February 4, 2010

Alcohol Use, Adultery, Fraternization, and Body Art

On Tuesday, Secretary of Defense Robert Gates and Chairman of the Joint Chiefs of Staff Admiral Mike Mullen appeared before Congress to discuss the military's Don't Ask, Don't Tell (DADT) policy, which prohibits gays and lesbians serving in the armed forces of the United States from openly admitting their sexual orientation.  Both men advocated repealing the 16-year-old law, with Admiral Mullen saying:
No matter how I look at the issue, I cannot escape being troubled by the fact that we have in place a policy which forces young men and women to lie about who they are in order to defend their fellow citizens... Allowing gays and lesbians to serve openly would be the right thing to do.
A day later, former Secretary of State and Chairman of the Joint Chiefs of Staff Colin Powell lent his support as well:
I fully support the new approach presented to the Senate Armed Services Committee this week by Secretary of Defense Gates and Admiral Mullen, Chairman of the Joint Chiefs of Staff. I will be closely following future hearings, the views of the Service Chiefs and the implementation work being done by the Department of Defense.
While this is a watershed moment for gays in the military, it is nonetheless only the first step in ridding the American services of a rule that not only discriminates against men and women who serve honorably, but which diminishes the capacity of the armed forces.  If the recommendations of Secretary Gates and Admiral Mullen are followed, a year-long assessment of the impacts of this change by the Pentagon would have to be completed, and then, of course, Congress would need to pass legislation ending DADT.

Predictably, this set off a round of deeply concerned bigotry from people like the Family Research Council (FRC)'s Tony Perkins, the Brookings Institution's Michael O'Hanlon, the serially-incorrect Bill Kristol, and perhaps most comically, Georgia Republican Senator Saxby Chambliss, fretted that allowing gays and lesbians to serve openly in the military would lead to "alcohol use, adultery, fraternization, and body art."  All of these critics focused on what they perceive as the threat to unit cohesion from the presence of homosexuals.

The idea that the presence of openly homosexual personnel diminished unit cohesion is, to put it succinctly, unsupported by anything approaching fact.  A long list of nations - including our close ally Great Britain and a dozen or so NATO countries - have allowed homosexuals to serve openly with little difficulty or drama.  Further, a recent comprehensive, award-winning examination of the issue of open military service by homosexuals in Joint Forces Quarterly had this to say:
If the ban on homosexuals was lifted, it is worth considering what impacts there would be on the Services. There are potential lessons to learn from other countries that have lifted the ban on homosexuals serving openly. There was no mass exodus of heterosexuals, and there was also no mass “coming-out” of homosexuals. Prior to lifting their bans, in Canada 62 percent of servicemen stated that they would refuse to share showers with a gay soldier, and in the United Kingdom, two-thirds of males stated that they would not willingly serve in the military if gays were allowed. In both cases, after lifting their bans, the result was “no-effect.”44 In a survey of over 100 experts from Australia, Canada, Israel, and the United Kingdom, it was found that all agreed the decision to lift the ban on homosexuals had no impact on military performance, readiness, cohesion, or ability to recruit or retain, nor did it increase the HIV rate among troops.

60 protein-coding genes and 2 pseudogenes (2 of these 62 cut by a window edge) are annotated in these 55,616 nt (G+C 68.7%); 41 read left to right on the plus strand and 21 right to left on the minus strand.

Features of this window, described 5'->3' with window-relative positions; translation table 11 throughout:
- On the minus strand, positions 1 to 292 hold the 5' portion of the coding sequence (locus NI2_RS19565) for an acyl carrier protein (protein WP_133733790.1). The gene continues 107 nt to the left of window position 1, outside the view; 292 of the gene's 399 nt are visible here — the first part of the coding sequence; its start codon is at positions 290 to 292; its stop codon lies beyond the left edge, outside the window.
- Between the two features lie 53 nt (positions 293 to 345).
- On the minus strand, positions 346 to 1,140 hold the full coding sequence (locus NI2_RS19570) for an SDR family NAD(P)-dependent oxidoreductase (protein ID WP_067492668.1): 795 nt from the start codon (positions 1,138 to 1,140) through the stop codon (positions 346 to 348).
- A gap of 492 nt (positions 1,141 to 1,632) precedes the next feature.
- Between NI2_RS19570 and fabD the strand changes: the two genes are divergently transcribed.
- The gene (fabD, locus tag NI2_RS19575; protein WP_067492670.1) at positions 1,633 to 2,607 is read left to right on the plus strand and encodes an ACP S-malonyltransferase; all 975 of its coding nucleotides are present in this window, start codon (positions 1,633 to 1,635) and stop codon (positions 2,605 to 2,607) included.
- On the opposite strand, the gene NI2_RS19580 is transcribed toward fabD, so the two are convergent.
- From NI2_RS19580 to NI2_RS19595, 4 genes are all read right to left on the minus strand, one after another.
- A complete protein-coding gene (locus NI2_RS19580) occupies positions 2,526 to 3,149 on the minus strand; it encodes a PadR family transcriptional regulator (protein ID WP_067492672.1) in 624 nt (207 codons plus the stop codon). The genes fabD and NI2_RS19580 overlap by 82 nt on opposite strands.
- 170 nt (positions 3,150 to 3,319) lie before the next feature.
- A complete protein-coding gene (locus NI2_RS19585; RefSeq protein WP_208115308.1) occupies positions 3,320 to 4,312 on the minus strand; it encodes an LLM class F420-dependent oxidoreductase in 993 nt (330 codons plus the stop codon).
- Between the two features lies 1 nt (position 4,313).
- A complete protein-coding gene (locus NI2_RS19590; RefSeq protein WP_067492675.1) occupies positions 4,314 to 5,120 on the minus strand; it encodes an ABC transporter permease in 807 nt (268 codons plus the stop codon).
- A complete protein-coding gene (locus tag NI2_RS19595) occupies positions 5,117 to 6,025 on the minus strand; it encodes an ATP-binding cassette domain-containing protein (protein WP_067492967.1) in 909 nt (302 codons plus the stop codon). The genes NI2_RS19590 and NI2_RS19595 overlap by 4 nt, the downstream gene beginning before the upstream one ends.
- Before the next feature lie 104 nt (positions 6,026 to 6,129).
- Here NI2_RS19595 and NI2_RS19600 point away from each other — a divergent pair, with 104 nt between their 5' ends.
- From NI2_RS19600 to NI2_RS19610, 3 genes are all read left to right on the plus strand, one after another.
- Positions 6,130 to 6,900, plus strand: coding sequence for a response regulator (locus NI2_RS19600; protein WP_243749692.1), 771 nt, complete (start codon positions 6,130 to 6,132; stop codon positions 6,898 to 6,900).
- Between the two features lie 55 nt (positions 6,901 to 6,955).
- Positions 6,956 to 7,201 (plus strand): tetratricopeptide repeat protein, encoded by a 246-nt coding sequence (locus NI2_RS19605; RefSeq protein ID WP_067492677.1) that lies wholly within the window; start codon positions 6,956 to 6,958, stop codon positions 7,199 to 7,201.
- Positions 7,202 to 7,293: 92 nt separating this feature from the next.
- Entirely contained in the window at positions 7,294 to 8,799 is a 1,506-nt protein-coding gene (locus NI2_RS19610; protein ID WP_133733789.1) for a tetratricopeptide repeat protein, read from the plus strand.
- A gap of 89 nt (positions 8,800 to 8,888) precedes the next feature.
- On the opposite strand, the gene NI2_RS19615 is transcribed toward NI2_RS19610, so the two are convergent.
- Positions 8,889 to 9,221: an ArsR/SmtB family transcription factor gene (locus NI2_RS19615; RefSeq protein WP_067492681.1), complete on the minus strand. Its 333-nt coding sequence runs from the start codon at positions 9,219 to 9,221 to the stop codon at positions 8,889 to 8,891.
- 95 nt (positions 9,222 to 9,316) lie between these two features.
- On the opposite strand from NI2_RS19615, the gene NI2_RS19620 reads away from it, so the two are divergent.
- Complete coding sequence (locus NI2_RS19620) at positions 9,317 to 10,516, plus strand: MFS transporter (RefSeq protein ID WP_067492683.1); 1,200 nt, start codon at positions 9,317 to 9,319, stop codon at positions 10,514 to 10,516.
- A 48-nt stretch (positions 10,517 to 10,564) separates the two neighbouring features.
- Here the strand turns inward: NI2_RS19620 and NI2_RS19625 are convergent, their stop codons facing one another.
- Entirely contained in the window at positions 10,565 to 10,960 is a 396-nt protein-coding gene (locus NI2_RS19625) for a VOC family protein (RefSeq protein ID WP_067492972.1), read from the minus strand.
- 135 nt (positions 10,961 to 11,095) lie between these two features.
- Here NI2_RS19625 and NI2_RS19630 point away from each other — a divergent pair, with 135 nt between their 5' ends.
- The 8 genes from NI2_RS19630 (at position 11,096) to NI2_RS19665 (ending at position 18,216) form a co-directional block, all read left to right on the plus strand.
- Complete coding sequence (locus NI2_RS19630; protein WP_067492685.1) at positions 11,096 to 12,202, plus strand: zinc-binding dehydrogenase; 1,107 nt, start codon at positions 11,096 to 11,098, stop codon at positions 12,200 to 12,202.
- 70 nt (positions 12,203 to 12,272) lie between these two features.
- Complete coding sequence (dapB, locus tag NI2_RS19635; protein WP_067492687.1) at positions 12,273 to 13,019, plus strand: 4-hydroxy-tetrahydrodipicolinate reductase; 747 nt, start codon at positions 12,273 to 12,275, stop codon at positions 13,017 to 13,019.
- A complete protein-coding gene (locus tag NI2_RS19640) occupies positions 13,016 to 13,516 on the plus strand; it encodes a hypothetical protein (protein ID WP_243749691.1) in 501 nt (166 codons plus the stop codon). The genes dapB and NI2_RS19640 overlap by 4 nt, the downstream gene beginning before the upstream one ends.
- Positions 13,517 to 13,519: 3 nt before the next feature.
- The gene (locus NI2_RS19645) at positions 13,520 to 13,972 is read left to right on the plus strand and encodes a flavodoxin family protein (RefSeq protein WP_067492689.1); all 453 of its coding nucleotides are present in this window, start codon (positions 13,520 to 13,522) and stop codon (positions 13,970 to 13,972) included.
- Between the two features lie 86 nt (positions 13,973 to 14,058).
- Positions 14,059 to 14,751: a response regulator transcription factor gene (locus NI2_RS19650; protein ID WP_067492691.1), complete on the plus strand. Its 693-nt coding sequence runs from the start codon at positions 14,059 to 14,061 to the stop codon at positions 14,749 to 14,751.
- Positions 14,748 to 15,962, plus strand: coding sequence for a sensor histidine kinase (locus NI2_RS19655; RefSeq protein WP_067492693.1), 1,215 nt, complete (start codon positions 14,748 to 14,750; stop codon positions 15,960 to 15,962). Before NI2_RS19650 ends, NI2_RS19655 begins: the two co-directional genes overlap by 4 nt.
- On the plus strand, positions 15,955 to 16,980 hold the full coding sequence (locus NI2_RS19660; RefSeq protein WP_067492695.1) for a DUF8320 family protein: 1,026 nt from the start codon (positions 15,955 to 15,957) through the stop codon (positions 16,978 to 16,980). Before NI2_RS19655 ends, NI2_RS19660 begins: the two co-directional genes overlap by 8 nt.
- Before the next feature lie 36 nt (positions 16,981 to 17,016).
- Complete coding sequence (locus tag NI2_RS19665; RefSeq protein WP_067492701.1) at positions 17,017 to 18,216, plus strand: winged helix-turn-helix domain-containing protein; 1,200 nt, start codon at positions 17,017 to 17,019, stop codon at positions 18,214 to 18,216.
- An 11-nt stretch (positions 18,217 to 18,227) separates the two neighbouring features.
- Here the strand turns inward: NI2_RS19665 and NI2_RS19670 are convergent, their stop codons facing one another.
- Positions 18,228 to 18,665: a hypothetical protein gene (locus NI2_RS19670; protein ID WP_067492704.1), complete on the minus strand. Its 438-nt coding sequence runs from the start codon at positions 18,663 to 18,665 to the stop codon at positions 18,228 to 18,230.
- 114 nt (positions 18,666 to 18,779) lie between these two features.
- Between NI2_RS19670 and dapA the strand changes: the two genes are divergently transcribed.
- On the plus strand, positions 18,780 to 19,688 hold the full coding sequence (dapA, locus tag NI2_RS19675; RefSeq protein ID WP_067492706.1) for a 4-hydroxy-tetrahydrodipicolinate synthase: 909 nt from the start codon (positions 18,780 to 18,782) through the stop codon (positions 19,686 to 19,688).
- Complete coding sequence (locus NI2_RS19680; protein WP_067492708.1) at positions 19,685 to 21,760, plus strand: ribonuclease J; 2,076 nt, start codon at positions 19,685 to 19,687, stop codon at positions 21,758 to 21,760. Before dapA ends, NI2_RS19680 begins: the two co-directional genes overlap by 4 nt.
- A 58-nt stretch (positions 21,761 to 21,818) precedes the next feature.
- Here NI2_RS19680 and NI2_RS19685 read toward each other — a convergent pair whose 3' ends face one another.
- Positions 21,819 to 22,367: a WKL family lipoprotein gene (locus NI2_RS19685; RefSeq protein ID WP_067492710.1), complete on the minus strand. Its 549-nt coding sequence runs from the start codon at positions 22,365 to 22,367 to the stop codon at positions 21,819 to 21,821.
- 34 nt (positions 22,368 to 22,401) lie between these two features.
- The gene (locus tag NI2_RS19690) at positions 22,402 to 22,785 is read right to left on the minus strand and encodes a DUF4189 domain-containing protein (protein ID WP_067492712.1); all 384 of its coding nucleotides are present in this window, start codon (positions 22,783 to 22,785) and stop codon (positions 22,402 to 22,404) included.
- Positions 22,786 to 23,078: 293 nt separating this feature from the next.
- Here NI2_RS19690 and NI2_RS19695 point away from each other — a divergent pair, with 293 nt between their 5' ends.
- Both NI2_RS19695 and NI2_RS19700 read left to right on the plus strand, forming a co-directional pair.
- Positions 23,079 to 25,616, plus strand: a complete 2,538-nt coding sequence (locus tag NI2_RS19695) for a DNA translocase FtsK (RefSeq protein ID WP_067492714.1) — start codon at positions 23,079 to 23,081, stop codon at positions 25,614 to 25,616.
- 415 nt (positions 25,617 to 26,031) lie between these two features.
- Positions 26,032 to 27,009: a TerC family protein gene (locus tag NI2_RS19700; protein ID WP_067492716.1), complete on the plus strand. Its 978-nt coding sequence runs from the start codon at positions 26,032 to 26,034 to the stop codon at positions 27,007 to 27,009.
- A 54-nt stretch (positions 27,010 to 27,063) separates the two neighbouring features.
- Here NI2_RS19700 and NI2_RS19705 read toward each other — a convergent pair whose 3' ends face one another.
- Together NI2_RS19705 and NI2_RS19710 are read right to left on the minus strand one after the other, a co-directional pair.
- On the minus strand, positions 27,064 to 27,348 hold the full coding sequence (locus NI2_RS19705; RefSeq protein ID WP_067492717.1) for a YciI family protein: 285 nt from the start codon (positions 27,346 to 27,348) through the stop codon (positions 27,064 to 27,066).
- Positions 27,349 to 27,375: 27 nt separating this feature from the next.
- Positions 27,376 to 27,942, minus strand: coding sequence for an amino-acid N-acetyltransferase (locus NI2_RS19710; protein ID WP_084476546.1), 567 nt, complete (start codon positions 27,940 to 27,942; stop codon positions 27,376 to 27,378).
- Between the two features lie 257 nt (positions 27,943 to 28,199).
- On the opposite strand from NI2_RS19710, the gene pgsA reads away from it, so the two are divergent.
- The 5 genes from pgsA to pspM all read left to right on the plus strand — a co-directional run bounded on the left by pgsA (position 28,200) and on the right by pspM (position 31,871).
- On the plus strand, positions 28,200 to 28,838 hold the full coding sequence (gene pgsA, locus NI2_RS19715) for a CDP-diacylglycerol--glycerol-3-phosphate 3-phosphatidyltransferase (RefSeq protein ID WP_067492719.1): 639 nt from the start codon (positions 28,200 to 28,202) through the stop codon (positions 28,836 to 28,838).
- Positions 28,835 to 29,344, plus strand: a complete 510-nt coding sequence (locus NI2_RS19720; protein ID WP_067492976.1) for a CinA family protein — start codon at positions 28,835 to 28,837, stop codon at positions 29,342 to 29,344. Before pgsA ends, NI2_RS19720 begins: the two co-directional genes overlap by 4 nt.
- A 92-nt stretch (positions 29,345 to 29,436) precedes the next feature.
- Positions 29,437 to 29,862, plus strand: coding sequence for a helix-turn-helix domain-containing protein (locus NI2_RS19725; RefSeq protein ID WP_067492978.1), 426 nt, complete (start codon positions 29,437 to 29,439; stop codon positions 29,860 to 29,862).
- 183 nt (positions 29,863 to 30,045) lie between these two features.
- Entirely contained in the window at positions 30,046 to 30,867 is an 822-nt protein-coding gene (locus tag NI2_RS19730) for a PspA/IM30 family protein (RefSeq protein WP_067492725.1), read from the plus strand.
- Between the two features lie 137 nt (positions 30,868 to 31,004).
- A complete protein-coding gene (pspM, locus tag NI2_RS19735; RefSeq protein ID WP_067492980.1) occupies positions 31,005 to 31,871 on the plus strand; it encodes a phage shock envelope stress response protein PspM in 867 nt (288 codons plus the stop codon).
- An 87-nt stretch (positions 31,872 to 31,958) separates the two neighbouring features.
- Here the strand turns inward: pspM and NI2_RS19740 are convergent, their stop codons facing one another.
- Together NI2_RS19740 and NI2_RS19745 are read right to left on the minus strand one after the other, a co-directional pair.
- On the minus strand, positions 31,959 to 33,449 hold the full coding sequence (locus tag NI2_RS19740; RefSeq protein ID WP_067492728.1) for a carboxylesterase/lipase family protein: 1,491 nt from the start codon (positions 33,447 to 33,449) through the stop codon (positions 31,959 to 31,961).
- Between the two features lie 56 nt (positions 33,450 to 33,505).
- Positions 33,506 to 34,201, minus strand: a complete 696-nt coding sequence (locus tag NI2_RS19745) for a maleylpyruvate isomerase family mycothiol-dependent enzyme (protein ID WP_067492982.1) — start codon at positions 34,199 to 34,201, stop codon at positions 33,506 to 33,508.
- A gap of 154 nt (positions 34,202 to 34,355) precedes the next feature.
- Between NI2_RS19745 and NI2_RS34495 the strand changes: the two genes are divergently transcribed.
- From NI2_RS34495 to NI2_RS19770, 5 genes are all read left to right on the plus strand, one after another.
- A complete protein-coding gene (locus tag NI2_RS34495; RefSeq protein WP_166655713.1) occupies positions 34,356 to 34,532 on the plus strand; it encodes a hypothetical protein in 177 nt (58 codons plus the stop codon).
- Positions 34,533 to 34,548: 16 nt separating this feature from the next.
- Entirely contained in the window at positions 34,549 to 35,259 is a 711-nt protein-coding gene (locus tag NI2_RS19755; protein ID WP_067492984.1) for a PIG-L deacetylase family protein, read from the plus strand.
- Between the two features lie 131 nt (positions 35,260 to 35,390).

The 1993 “Don’t Ask Don’t Tell” law was a political compromise reached after much emotional debate based on religion, morality, ethics, psychological rationale, and military necessity. What resulted was a law that has been costly both in personnel and treasure. In an attempt to allow homosexual Servicemembers to serve quietly, a law was created that forces a compromise in integrity, conflicts with the American creed of “equality for all,” places commanders in difficult moral dilemmas, and is ultimately more damaging to the unit cohesion its stated purpose is to preserve. Furthermore, after a careful examination, there is no scientific evidence to support the claim that unit cohesion will be negatively affected if homosexuals serve openly. In fact, the necessarily speculative psychological predictions are that it will not impact combat effectiveness. Additionally, there is sufficient empirical evidence from foreign militaries to anticipate that incorporating homosexuals will introduce leadership challenges, but the challenges will not be insurmountable or affect unit cohesion and combat effectiveness.
It is time to stop shaming honorable men and women who want to serve their country because they are attracted to a member of the same sex.  And it is time to stop sacrificing the much-needed service of valuable personnel because they make the religious and socially prejudiced uncomfortable.  The repeal of Don't Ask Don't Tell has been a long time coming, and we will be a better nation for striking it down.

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